However, the selection of these 5 reference centers (out of 10 candidate centers) should have calmed the situation down, as these centers were chosen for their scientific quality and expertise in conducting research projects, their ability to work in a multidisciplinary manner and their commitment to ensuring democratization of healthcare.

A situation with consequences for the care of patients

Unfortunately, this situation is currently a source of confusion for patients and practitioners because, although many patients who fear being affected by Lyme disease suffer from painful, sometimes disabling chronic symptoms (pain, fatigue, mood or concentration disorders, professional exhaustion), these are not very specific and can be associated with many diseases.

In response to this situation, a responsible and benevolent medical approach involves trying to understand the origin of these symptoms by collecting their circumstances of appearance and history, the diagnostic procedures carried out (tests, assessments, etc.), and previous treatments and their effectiveness. At the end of this evaluation, the diagnosis chosen will be different from Lyme disease in the vast majority of cases. For patients who fear having Lyme disease and for whom the diagnosis is ruled out, this medical approach is doubly beneficial:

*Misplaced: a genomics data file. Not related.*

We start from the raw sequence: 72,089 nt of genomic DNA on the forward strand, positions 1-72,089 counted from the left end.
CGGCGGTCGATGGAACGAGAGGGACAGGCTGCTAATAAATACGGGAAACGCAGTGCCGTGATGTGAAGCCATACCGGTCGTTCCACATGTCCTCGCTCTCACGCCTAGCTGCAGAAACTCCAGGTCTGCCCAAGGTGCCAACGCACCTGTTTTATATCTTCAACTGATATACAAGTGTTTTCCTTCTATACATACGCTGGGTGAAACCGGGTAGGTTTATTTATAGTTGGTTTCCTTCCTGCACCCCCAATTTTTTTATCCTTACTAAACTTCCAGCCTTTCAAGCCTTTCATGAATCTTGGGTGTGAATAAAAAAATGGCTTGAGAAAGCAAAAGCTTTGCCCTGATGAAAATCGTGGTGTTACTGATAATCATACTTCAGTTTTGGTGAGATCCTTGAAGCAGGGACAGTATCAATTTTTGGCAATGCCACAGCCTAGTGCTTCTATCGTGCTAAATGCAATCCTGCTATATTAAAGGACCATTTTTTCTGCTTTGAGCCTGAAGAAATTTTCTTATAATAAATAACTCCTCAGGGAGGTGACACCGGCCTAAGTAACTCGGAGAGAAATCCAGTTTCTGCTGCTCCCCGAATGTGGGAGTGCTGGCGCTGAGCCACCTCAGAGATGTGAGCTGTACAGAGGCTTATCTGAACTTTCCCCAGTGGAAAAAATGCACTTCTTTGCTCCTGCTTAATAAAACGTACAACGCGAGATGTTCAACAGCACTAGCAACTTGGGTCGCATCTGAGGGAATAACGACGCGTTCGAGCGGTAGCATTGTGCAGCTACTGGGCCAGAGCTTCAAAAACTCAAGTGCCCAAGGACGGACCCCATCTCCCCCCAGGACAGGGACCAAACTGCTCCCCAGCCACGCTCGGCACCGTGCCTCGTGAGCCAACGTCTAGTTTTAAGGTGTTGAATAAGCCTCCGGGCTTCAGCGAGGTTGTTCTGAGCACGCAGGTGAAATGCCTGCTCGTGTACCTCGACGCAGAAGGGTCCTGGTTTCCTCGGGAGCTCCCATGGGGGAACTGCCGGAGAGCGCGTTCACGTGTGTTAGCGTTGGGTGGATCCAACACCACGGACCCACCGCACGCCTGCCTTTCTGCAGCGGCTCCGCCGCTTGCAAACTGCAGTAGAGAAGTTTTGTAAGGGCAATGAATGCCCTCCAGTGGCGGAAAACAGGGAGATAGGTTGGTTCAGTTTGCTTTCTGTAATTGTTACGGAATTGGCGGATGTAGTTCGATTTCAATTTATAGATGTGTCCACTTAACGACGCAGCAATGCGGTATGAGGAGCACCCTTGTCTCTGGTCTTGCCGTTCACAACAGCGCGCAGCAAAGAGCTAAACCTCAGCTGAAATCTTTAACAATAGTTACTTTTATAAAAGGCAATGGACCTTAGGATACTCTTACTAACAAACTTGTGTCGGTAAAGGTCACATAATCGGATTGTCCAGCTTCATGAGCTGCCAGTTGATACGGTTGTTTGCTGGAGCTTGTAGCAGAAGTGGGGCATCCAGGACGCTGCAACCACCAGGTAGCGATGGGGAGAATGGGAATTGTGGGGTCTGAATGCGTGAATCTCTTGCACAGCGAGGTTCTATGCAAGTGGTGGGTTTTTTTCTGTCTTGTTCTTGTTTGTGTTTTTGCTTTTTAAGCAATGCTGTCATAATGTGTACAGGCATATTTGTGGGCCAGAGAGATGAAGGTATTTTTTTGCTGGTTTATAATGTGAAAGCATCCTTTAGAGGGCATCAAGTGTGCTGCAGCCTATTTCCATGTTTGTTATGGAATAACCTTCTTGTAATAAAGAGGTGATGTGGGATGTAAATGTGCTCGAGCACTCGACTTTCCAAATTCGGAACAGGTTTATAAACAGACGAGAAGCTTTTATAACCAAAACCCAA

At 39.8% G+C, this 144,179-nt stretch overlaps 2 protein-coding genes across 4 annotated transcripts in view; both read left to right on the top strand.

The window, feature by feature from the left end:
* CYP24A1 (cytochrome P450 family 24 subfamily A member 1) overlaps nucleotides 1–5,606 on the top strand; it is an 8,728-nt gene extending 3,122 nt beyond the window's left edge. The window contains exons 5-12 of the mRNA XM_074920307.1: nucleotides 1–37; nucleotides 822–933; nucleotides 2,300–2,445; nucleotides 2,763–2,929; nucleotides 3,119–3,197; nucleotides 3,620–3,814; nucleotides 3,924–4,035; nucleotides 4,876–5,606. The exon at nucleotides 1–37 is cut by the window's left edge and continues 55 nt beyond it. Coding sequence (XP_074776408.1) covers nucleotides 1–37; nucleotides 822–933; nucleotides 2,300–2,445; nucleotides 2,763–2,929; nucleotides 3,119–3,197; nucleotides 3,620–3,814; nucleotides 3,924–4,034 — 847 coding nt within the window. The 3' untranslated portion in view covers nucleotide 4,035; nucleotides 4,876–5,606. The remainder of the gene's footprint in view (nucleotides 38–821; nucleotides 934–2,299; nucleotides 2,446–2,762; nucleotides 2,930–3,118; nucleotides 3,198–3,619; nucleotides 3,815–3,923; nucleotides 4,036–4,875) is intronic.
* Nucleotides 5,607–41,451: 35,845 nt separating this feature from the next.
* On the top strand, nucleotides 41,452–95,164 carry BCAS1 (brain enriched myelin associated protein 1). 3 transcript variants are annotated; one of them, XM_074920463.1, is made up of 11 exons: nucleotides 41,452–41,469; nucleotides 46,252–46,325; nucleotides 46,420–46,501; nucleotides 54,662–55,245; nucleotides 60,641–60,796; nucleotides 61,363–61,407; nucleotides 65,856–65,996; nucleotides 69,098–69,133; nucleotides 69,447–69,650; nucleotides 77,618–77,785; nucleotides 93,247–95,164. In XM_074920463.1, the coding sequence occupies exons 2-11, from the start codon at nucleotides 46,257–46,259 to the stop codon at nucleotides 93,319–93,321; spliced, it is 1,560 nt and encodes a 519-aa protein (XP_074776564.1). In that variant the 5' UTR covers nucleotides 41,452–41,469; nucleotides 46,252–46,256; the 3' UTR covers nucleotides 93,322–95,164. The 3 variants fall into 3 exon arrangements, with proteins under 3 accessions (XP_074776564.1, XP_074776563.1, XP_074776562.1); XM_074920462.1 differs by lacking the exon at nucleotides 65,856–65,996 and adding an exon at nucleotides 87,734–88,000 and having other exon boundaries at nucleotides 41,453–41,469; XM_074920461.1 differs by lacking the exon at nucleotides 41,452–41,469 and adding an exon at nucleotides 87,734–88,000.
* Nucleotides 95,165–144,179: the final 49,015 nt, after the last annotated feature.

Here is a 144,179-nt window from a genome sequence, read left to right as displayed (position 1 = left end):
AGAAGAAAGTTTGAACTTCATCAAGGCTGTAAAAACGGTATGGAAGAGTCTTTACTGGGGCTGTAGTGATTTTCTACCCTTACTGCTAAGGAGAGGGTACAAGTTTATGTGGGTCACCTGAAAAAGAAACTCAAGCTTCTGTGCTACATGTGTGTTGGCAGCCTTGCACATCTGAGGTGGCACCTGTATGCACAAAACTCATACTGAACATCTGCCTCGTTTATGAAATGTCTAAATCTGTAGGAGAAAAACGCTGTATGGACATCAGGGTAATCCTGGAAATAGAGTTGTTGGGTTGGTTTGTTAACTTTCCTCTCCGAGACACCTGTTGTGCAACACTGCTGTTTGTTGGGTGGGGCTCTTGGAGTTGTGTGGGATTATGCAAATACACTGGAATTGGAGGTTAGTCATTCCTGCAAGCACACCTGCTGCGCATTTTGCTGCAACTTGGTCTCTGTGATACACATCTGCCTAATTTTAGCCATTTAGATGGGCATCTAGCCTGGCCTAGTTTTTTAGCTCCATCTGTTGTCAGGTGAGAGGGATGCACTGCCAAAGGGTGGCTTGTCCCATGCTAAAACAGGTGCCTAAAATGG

• It allows them to be redirected to a management adapted to their disease;
  • It prevents them from repeating multiple and prolonged antibiotic therapies or other non-scientifically validated therapeutic approaches for months or even years, which studies have shown to be of no benefit in relieving patients, and which are associated with potentially very serious complications.

The French Federation against Tick-borne Diseases (FFMVT), opposed to this medical approach, represents only a minority of doctors (less than 100, for approximately 300,000 doctors in practice in France), but tries to establish itself as the sole advocate for patients.

The agenda of the 24 learned societies:

  1. It was in order to defend patients that we refused to endorse the recommendations published by the French National Authority for Health (HAS), whose lack of clarity leads to various interpretations and leaves the door wide open to harmful practices. One year after their publication, this is not a process of intention, but a daily observation.
  2. It is to defend patients and improve their care that we have developed, in recent years, structures and patient paths that allow collaborative care for those who fear they may have a chronic form of Lyme disease.